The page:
I'd like to address the use of a crop. There is nothing wrong with using a crop to "encourage" a horse. That said I've seen too many horse's "whacked" with one and it usually comes at a time that things have escalated. This is a no win situation for rider and horse.
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post #6 of 36 Old 09-23-2009, 01:12 PM
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^^ Agreed. I also like the idea of feeding her in the arena......to take that a step further, perhaps you can eventually tack her up and ride her into the arena over to her grain and sit on her while she eats. That would blow her mind!
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post #7 of 36 Old 09-23-2009, 02:53 PM Thread Starter
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unfortunately she is not my horse so, although I had the same thought of feeding her in the arena...the owners wont do that. She has been uncomfortable in the back of the arena since day one. It used to be used for weekly shows, so there is a building behind the arena with picnic tables and such where people used to hang out. Since day one, she has been always very concerned about being back there and of the bushes around it. Even when I'm not on her back, just lead her back there and let her have a good look around without any pressure. The day she spooked, spun and took off...there were kids playing at that building. I think she initially spooked at that, spun on a dime and took off to the front of the arena. Then the saddle slipped and that freaked her out more, so she went sideways trying to get away from the saddle. She slammed into the fence, which broke and she took off to the back pasture - PAST THE BUILDING and eventually just froze and let someone go and unhook what was left of the saddle to free her. Now, she was fine...'cept a couple tiny scratches and a good scare.
As for the crop, I don't really USE it that much. Only until recently and, like I said, I hadn't even mounted with it because I thought maybe the new bit would be enough to control her. When I HAVE used it, all I need to do is barely brush her with it and she's back on track. And also, I have brought treats out with me. Previously I had used little peppermint horse treats and given them to her at the back of the arena, not when she was anxiously looking at 'whatever' but when she relaxed and focused on me. The last time I brought out baby carrots, had a baggie of them in my pocket. She is very responsive to treats and will nicker to you when she thinks you have them.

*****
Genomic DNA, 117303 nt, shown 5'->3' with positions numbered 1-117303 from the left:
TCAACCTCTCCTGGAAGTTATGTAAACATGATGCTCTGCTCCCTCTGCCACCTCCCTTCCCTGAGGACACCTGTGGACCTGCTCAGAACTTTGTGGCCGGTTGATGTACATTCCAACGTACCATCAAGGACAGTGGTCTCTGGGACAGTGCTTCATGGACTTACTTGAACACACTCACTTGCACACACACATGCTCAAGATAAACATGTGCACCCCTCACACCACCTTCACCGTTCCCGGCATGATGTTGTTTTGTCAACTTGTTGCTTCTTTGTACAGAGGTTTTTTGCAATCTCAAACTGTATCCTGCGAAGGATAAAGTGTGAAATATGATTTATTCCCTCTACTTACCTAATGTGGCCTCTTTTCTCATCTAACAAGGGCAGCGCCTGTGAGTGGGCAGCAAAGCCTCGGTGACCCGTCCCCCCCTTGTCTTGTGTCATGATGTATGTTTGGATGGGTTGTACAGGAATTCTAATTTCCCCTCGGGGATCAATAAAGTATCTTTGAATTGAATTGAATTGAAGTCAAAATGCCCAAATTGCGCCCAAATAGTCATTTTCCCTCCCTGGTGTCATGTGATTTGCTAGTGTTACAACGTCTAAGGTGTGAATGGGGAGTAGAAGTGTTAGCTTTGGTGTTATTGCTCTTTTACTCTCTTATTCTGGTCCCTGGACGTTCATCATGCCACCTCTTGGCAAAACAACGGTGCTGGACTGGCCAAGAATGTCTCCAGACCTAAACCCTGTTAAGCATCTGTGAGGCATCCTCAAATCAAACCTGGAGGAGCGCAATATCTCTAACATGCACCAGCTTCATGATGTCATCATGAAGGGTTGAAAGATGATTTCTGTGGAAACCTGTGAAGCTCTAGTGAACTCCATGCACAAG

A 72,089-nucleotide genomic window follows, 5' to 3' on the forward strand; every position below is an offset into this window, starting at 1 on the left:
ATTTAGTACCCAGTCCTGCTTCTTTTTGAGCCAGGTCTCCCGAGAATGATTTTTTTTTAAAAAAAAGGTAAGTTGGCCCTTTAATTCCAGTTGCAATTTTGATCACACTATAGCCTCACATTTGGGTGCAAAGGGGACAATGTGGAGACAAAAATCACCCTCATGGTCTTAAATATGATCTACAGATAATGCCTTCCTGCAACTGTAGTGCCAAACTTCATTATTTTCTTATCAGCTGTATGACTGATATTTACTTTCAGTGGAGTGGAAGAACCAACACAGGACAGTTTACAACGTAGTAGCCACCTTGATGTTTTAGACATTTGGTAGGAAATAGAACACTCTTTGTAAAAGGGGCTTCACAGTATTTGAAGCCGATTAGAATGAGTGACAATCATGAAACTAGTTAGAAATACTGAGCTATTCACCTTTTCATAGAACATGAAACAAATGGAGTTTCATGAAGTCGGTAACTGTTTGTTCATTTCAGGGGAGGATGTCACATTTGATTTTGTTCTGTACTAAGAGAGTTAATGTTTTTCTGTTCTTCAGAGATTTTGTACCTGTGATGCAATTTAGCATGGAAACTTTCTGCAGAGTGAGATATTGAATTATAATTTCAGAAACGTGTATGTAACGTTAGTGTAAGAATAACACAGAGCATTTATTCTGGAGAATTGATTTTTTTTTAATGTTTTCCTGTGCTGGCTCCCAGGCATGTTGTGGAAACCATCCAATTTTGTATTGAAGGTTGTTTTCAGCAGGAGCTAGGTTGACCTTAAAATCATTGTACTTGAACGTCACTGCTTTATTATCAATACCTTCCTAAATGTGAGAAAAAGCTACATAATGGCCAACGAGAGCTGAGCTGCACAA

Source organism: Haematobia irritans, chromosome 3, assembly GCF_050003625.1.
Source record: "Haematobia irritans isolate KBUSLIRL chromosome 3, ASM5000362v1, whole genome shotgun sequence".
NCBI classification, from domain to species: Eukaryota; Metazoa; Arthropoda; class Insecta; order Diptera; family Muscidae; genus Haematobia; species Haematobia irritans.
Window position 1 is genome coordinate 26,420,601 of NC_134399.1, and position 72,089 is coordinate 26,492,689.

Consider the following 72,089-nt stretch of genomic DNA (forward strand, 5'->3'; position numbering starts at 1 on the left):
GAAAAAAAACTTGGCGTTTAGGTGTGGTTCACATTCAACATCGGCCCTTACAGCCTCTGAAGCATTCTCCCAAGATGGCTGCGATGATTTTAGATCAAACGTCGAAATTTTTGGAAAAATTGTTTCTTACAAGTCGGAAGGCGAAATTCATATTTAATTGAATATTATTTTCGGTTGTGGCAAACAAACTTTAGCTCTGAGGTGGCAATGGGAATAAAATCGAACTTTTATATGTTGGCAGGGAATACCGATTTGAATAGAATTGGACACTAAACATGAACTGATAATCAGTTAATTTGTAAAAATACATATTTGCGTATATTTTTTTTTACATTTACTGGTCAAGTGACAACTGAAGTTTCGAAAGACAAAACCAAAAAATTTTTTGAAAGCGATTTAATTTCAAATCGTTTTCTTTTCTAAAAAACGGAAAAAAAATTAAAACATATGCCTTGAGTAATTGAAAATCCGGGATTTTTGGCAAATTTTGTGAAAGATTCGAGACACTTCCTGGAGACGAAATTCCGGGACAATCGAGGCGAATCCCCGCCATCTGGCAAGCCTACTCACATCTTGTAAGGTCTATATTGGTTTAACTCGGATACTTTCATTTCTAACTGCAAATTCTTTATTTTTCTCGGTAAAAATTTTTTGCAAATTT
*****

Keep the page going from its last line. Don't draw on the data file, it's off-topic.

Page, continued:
I didn't work with her today because I'm concerned she may have a medical issue going on but I wont post that under this thread, I think there's a 'horse health' thread somewhere and I'll post that there
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post #8 of 36 Old 09-23-2009, 04:56 PM
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the "new" bit will do nothing if the horse doesnt understand. also you can use the worst or harshest bit in the world and the horse will always pay attention to what it is scared of. i would suggest going to a snaffle or the bit the horse was in. just to bring things back to the norm for her. the horse needs consistency with the training and when you change something you need to go to square one with it. with the arena part feeding the horse in it would do well, but i read that you cant do that so i would suggest trying to work the horse at the gait and keep doing it and only let him rest in the arena so the horse can begin to associate the arena as a good place. you can go at it alot like training the horse to get in the trailer.

TRASH~CAN~CHASER
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post #9 of 36 Old 09-23-2009, 05:04 PM Thread Starter
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I should mention the bit that WAS being used on her was a rubber snaffle. When she spooked and spun and took off, it was suggested I switch to a pelham or a tom thumb to have more control and 'stopping power' on her
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post #10 of 36 Old 09-23-2009, 05:31 PM
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Quote:
Originally Posted by rottenweiler View Post
, it was suggested I switch to a pelham or a tom thumb to have more control and 'stopping power' on her
Of course it was....... *shakes head*, she needs some time to trust her rider. When horse's spook big it's because they haven't learned that they can trust their rider. Working with her to build her confidence in herself and in you is the key.